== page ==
Verdict: The seller and/or listing agent could be sued, and this is a fair housing violation.
When buyers give away personal details in buyer love letters that might sway sellers, it opens up sellers to liability in a fair housing lawsuit.
At a Realtors Conference in 2020, Barbara Betts, broker-owner of the Betts Realty Group and a director of the National Association of Realtors, the California Association of Realtors and the Pacific West Association of Realtors, suggested that listing agents speak with their sellers about not accepting these kinds of letters at all because of their potential for liability.
Of course, if letters only discuss the merits of the house buyers are hoping to win, that’s a different story. But it’s impossible to know the content of a love letter in advance.
Editor’s note: A ban on so-called buyer love letters was enacted in the state of Oregon at the beginning of January 2022, and was subsequently deemed unconstitutional. Using such letters on either side of a transaction is still considered risky, however, and NAR advises real estate professionals to caution their clients about the potential risks involved in terms of violating fair housing laws, and encourage them to judge offers based on more objective criteria.
You notice a property pop up in the multiple listing service (MLS) that checks off all the boxes of what your buyer wants in their new home. But, you also notice that the listing agent works at a discount brokerage known for offering lower than the typical cooperating compensation for buyer’s agents.
So, you decided not to alert your client to the listing. There are plenty of other listings out there anyway.
Verdict: This practice could quickly get agents sued if they’re caught, and it’s considered a fair housing violation.
In fact, several Houston-area real estate agents were recently targeted in lawsuits by REX Real Estate when the discount brokerage acquired recordings of agents revealing that they wouldn’t show buyers homes listed by the discount brokerage because of the smaller commission they would receive. Buyers have a right to know about all potential options available to them.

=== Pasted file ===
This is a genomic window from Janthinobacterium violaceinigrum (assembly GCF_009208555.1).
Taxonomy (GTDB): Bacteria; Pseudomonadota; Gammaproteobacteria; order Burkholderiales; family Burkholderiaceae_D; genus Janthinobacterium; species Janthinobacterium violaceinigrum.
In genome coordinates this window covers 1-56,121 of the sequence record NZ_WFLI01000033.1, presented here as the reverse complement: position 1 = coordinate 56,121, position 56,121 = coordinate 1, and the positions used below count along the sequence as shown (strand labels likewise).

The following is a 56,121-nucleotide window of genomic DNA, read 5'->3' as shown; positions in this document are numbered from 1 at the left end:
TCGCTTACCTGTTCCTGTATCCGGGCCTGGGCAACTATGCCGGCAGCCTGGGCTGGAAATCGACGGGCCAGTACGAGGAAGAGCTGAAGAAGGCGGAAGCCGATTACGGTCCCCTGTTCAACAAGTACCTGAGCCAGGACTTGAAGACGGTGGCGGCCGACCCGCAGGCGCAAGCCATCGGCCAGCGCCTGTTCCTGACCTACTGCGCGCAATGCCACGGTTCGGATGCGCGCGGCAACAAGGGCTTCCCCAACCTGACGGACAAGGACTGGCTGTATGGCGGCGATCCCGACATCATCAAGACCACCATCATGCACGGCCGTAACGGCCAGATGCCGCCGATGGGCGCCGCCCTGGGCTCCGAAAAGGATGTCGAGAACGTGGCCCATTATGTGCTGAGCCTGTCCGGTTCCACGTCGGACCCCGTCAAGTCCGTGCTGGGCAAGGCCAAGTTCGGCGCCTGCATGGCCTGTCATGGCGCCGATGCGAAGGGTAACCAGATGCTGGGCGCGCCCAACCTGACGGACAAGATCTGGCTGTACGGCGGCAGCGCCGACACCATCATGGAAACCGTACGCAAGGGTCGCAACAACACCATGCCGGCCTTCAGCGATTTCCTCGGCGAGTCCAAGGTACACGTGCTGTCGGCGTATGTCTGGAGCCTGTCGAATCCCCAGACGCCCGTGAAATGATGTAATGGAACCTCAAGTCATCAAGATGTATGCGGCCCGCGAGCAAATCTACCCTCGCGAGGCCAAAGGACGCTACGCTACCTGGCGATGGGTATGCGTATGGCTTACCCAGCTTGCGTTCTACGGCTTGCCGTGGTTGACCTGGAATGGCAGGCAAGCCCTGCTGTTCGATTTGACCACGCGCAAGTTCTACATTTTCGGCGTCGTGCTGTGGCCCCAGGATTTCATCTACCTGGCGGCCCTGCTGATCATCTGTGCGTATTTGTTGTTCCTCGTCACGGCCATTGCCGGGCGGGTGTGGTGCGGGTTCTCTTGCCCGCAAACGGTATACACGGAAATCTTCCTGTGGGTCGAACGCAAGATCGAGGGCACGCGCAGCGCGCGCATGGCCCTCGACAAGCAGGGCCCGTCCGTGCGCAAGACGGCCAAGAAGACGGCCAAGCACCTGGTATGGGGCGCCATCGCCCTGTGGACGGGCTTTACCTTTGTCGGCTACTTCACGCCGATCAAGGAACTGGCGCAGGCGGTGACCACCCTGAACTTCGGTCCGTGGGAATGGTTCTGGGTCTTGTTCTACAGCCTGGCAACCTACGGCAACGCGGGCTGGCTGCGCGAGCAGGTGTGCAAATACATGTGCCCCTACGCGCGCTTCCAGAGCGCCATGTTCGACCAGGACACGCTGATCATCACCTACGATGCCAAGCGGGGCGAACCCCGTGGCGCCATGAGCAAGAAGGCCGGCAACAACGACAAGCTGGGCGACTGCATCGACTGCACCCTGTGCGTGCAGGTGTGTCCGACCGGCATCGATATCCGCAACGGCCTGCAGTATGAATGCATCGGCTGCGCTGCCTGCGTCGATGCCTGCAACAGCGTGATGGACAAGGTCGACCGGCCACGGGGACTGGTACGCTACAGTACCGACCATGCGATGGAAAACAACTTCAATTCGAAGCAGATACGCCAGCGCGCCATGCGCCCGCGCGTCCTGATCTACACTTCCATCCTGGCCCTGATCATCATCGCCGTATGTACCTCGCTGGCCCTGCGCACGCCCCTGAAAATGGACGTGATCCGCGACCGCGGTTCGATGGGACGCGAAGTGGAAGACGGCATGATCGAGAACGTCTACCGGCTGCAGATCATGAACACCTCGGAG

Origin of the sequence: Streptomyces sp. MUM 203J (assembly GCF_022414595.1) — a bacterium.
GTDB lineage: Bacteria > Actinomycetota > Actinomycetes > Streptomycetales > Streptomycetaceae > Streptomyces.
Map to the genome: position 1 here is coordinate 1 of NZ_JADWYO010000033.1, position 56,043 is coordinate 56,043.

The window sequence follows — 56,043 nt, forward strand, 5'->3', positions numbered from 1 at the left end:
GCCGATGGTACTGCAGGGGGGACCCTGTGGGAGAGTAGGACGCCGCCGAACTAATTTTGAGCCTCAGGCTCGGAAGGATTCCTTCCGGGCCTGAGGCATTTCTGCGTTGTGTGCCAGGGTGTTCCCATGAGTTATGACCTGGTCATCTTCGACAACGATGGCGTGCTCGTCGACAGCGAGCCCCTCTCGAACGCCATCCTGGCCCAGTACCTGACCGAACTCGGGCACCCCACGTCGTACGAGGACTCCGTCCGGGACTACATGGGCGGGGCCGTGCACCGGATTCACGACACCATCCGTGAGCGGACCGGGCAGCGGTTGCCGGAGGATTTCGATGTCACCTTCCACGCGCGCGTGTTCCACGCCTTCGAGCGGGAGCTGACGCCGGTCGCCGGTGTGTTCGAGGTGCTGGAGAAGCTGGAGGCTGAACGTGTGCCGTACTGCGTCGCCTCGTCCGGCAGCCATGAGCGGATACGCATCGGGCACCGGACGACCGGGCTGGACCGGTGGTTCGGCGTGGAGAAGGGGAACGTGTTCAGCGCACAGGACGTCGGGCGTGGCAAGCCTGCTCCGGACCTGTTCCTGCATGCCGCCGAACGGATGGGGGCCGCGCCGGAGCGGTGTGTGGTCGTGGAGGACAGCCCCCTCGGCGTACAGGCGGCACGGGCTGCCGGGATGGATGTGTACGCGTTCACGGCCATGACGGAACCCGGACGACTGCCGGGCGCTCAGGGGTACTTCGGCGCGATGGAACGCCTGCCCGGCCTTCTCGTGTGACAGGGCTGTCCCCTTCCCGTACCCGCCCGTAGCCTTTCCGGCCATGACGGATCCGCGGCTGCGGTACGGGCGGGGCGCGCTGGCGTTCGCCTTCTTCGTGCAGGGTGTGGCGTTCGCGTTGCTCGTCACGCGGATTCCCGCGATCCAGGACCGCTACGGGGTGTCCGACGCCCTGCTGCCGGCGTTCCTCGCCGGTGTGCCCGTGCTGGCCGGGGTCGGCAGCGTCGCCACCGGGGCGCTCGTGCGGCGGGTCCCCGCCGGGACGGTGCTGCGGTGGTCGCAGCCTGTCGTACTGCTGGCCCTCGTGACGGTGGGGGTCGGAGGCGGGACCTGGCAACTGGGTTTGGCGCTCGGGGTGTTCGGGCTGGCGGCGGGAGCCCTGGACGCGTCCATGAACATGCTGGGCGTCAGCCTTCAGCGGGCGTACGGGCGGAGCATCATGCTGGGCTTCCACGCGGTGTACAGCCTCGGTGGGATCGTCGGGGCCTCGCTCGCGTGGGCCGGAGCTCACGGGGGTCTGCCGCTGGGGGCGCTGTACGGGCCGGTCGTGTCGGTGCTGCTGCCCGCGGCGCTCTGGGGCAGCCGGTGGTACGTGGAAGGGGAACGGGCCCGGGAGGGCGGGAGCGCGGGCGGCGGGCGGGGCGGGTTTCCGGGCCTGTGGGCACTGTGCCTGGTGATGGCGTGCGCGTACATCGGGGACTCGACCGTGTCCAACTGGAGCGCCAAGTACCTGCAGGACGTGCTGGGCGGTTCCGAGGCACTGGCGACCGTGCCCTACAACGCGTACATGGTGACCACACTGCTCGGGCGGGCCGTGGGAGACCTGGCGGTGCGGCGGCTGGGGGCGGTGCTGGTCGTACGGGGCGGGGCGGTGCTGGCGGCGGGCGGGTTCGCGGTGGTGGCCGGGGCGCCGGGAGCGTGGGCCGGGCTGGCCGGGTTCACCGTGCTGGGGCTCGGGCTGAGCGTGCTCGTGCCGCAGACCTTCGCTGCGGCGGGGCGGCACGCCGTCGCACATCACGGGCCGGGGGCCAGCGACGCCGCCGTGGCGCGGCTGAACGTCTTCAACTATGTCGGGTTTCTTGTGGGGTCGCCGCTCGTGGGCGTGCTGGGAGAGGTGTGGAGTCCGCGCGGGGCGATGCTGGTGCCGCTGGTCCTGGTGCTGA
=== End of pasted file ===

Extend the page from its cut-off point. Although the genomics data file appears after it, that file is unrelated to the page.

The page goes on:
You list a property and clearly state in the MLS that showings will not be available on the property until a certain date the sellers have specified when they plan to go on an extended vacation.
The day before the sellers were supposed to leave, they mention to you that they left early and have already vacated the house.
A potential buyer had reached out to you wanting to see the house ASAP, so you contact them and let them know you can now show them the house this afternoon, a day before you said on the MLS it would be open for showings.
Verdict: You have violated the Realtor Code of Ethics.
Realtors are obligated under the Realtor Code of Ethics to cooperate with other brokers unless it’s not in their client’s best interest.
By showing the home yourself a day before publicly stating when it would be available to see, you’re misrepresenting the availability of access to the property and going against their obligation to share information about the property and make it available to other brokers.
You’ve hit a bit of a dry spell and could really use some new leads. You remember an old leads list you have in your database from before you started a texting plan through your CRM and think, “Bingo! Why didn’t I text these leads before?”
You add their cell numbers to your texting campaign plan and wait for those leads to warm on up.
Verdict: You’ve just done something illegal and made yourself vulnerable to a lawsuit.
According to the Federal Communications Commission (FCC) regulations, consumers must give their consent to receive marketing communications. Just because someone opted in to receive communications from you previously does not mean they now want to start receiving new text messages from you.
“That is a major no-no,” Robby Trefethren, an inside sales agent (ISA) coach at Hatch Coaching, told Inman. “You are opening yourself up to major legal and financial liability, and I don’t recommend doing that to anyone.”
Your client is interested in a property and has poured over the listing multiple times but really wishes they could get a video tour of the home before deciding whether or not to go see it in person.
The only problem is the listing doesn’t have any kind of video or virtual tour of the home with it. You tell your clients, no problem, you can go visit the property for them and take some videos on your iPhone while you’re there to pass along to them.
Verdict: You’ve made yourself vulnerable to a lawsuit.
By recording video footage of a home without the seller’s consent, you’ve given them the option to take legal action against you.